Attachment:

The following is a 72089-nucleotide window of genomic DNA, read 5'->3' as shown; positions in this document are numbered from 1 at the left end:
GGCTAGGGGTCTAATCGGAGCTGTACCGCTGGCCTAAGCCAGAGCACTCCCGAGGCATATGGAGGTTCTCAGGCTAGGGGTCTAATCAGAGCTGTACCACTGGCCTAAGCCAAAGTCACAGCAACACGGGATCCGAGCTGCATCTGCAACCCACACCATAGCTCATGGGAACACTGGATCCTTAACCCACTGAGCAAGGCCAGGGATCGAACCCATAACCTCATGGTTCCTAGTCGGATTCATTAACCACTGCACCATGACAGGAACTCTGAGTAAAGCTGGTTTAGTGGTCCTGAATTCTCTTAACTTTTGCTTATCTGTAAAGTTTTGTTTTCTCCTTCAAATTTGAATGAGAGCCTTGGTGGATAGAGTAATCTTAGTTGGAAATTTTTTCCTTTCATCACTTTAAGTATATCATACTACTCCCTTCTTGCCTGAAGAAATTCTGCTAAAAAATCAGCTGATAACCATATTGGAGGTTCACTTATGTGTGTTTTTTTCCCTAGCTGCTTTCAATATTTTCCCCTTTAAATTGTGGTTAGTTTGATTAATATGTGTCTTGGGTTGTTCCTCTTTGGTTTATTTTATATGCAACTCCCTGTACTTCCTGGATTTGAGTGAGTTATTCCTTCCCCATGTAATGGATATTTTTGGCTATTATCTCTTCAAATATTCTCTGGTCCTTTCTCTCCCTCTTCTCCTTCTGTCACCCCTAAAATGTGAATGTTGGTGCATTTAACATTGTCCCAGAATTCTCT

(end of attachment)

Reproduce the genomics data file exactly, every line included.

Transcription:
The following is a 72089-nucleotide window of genomic DNA, read 5'->3' as shown; positions in this document are numbered from 1 at the left end:
GGCTAGGGGTCTAATCGGAGCTGTACCGCTGGCCTAAGCCAGAGCACTCCCGAGGCATATGGAGGTTCTCAGGCTAGGGGTCTAATCAGAGCTGTACCACTGGCCTAAGCCAAAGTCACAGCAACACGGGATCCGAGCTGCATCTGCAACCCACACCATAGCTCATGGGAACACTGGATCCTTAACCCACTGAGCAAGGCCAGGGATCGAACCCATAACCTCATGGTTCCTAGTCGGATTCATTAACCACTGCACCATGACAGGAACTCTGAGTAAAGCTGGTTTAGTGGTCCTGAATTCTCTTAACTTTTGCTTATCTGTAAAGTTTTGTTTTCTCCTTCAAATTTGAATGAGAGCCTTGGTGGATAGAGTAATCTTAGTTGGAAATTTTTTCCTTTCATCACTTTAAGTATATCATACTACTCCCTTCTTGCCTGAAGAAATTCTGCTAAAAAATCAGCTGATAACCATATTGGAGGTTCACTTATGTGTGTTTTTTTCCCTAGCTGCTTTCAATATTTTCCCCTTTAAATTGTGGTTAGTTTGATTAATATGTGTCTTGGGTTGTTCCTCTTTGGTTTATTTTATATGCAACTCCCTGTACTTCCTGGATTTGAGTGAGTTATTCCTTCCCCATGTAATGGATATTTTTGGCTATTATCTCTTCAAATATTCTCTGGTCCTTTCTCTCCCTCTTCTCCTTCTGTCACCCCTAAAATGTGAATGTTGGTGCATTTAACATTGTCCCAGAATTCTCT